The decision was made on the last day of the global hydrography standard-setter’s five-day assembly in Monaco. It calls for the formation of the consultation group of concerned countries, namely South Korea, Japan and others, to carry out a three-year discussion on the revision of the IHO’s “Limits of Oceans and Seas”, also known as S-23, according to the Ministry of Foreign Affairs.

The group is required to report the results to an IHO assembly in 2020.

The sea chart, used as the standard for world map production, currently uses the Japanese name for the sea between the two countries.

South Korea began diplomatic efforts to revise it in the early 2000s. The IHO had dropped the initial revision discussion in 2012 amid broiling tension between Seoul and Tokyo.  [Yonhap]

You can read more at the link, but I continue to maintain it should just be called the “Nameless Sea”.

Japanese Actresses Comment On “Whitewashing” After Watching Ghost in the Shell Movie

The Ghost in the Shell movie that has come under criticism for “whitewashing” sounds like a pretty crappy movie, but this is what some Japanese actresses had to say after watching it:

Yoshihara: People in Japan worship white people.

Kato-Kiriyama: Even in the story, there are Japanese people involved in creating these beings and they also may very well see the ideal human being as a white woman. So you’re sort of messed up all the way around.

Agena: Yes! I felt more messed up watching this movie. It reinforced my own personal messed-up standards of physical beauty.

Okatsuka: This is an important conversation to have.

Yoshihara: Even my ex-boyfriend, who is Asian-American, said, “What Asian lady has a body like Scarlett Johansson?”

Agena: There are certain priorities there.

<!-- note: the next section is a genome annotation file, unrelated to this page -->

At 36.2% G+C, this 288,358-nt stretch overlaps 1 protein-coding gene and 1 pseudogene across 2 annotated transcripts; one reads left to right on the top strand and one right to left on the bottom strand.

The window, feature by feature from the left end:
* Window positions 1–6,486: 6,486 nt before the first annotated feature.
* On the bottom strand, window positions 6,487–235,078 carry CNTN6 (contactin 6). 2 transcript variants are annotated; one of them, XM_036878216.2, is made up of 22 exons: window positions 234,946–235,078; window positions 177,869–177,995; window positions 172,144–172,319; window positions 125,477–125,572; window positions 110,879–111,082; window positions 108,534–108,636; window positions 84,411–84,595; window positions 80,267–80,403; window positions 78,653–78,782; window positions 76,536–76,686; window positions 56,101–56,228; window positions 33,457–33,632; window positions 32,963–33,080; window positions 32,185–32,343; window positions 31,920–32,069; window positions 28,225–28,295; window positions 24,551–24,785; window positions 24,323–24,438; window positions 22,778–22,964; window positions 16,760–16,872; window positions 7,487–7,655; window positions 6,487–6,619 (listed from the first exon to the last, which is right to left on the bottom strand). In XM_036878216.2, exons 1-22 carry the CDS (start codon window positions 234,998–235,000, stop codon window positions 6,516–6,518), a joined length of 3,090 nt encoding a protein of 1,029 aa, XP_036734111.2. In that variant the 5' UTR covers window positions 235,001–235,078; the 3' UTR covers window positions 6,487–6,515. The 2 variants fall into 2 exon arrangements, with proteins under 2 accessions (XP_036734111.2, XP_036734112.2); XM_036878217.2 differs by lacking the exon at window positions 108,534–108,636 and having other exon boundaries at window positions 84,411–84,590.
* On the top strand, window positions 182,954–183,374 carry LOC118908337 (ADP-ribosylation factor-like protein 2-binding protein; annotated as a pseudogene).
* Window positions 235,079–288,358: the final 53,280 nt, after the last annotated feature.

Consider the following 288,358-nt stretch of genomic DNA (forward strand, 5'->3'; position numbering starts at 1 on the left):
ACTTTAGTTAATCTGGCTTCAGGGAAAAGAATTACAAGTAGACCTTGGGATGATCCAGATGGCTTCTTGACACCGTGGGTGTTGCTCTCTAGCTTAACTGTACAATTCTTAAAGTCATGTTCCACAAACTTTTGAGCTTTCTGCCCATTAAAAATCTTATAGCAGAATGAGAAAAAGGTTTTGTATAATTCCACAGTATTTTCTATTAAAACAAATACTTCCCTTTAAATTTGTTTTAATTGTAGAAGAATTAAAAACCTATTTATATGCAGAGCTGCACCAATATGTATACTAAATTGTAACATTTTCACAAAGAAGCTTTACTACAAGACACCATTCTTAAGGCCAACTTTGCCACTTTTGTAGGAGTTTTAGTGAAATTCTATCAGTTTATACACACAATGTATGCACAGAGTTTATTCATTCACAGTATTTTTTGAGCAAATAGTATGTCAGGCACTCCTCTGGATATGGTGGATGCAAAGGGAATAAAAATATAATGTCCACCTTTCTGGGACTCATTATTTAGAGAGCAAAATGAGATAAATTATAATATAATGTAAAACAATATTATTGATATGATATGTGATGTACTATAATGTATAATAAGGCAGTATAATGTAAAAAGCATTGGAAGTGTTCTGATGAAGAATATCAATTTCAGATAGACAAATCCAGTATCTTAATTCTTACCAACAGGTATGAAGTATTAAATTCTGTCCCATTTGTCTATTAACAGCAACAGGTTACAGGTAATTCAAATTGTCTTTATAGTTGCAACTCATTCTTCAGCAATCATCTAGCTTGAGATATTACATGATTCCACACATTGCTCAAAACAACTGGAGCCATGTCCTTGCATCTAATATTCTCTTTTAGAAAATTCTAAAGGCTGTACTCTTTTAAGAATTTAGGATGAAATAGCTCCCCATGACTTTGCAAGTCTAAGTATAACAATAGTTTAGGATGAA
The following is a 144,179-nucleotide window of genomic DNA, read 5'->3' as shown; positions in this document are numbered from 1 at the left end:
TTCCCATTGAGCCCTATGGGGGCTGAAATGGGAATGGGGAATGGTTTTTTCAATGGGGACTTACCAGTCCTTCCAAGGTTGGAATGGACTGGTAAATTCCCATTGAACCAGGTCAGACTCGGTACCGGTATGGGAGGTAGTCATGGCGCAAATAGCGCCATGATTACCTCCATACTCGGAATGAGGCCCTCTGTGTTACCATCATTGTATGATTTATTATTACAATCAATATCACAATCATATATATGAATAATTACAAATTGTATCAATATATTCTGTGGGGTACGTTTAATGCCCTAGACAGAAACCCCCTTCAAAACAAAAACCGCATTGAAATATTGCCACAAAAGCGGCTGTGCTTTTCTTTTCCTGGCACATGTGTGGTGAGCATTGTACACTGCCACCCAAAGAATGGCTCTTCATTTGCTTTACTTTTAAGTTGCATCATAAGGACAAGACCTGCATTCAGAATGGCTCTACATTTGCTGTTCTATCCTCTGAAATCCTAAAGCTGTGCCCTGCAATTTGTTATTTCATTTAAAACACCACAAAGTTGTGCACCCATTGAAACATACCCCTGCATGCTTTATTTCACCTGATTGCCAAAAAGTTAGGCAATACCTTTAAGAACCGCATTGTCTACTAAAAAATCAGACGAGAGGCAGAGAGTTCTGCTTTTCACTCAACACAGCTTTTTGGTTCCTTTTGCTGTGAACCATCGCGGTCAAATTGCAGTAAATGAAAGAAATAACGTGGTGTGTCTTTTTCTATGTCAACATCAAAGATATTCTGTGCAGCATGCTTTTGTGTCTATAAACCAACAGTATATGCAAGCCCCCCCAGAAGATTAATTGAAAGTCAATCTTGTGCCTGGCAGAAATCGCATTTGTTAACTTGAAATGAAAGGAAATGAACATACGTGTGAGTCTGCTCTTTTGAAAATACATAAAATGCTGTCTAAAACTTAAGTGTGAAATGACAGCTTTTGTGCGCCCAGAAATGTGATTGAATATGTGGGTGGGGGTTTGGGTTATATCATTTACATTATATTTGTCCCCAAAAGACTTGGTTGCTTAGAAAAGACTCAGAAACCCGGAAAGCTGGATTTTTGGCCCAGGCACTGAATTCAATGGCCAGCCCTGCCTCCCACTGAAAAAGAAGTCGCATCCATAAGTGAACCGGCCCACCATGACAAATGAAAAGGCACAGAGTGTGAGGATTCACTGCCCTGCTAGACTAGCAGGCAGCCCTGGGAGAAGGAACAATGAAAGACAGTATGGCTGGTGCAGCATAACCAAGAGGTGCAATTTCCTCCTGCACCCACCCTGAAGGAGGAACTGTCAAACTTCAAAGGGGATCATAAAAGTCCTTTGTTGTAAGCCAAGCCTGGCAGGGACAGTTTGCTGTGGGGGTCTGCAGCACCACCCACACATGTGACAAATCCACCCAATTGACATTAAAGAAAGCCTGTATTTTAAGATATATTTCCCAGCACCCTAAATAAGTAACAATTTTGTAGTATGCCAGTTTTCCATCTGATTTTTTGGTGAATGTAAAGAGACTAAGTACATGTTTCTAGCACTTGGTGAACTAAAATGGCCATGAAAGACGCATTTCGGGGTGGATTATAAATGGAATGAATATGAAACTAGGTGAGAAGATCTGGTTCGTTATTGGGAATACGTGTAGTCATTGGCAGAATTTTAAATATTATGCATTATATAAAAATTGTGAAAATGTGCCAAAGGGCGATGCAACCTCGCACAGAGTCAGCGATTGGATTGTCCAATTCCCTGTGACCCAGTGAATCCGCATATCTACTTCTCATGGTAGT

Okatsuka: It’s this weird thing where Asian-Americans or Asian nationals living here like me, working in film, are fighting both our motherland and white producers here. We’re walking this in-between where I scream at Hollywood but I’m also like, “Why’d you do that, Japan?!” Et tu, Brute, on both sides.

Yoshihara: Japanese people are self-loathing.

Okatsuka: Is it crazy that suicide rates are so high in Japan?

Yoshihara: Even my sister committed suicide. That’s how many people commit suicide in Japan. That’s how messed up it is.  [Hollywood Reporter]

You can read much more at the link.

Picture of the Day: Activists Attempt to Install Forced Laborer Statue at Yongsan Station

Calling for approval of forced laborer statue

Labor activists unveil the model of a statue symbolizing Korean laborers forcibly taken abroad by the imperialist Japan during World War II at the Yongsan Station Square in western Seoul on April 6, 2017. They called for the government to allow them to set up the statue at the square on the Aug. 15 Independence Day. Early this year, the nation’s two largest umbrella labor unions unsuccessfully tried to establish the statue there on the March 1 Independence Movement Day. The government disapproved the demand, saying the square is state land. Up to 1.4 million Koreans are estimated to have been forced to work at coal mines, factories and construction sites abroad from 1939-45, when Korea was a Japanese colony. (Yonhap)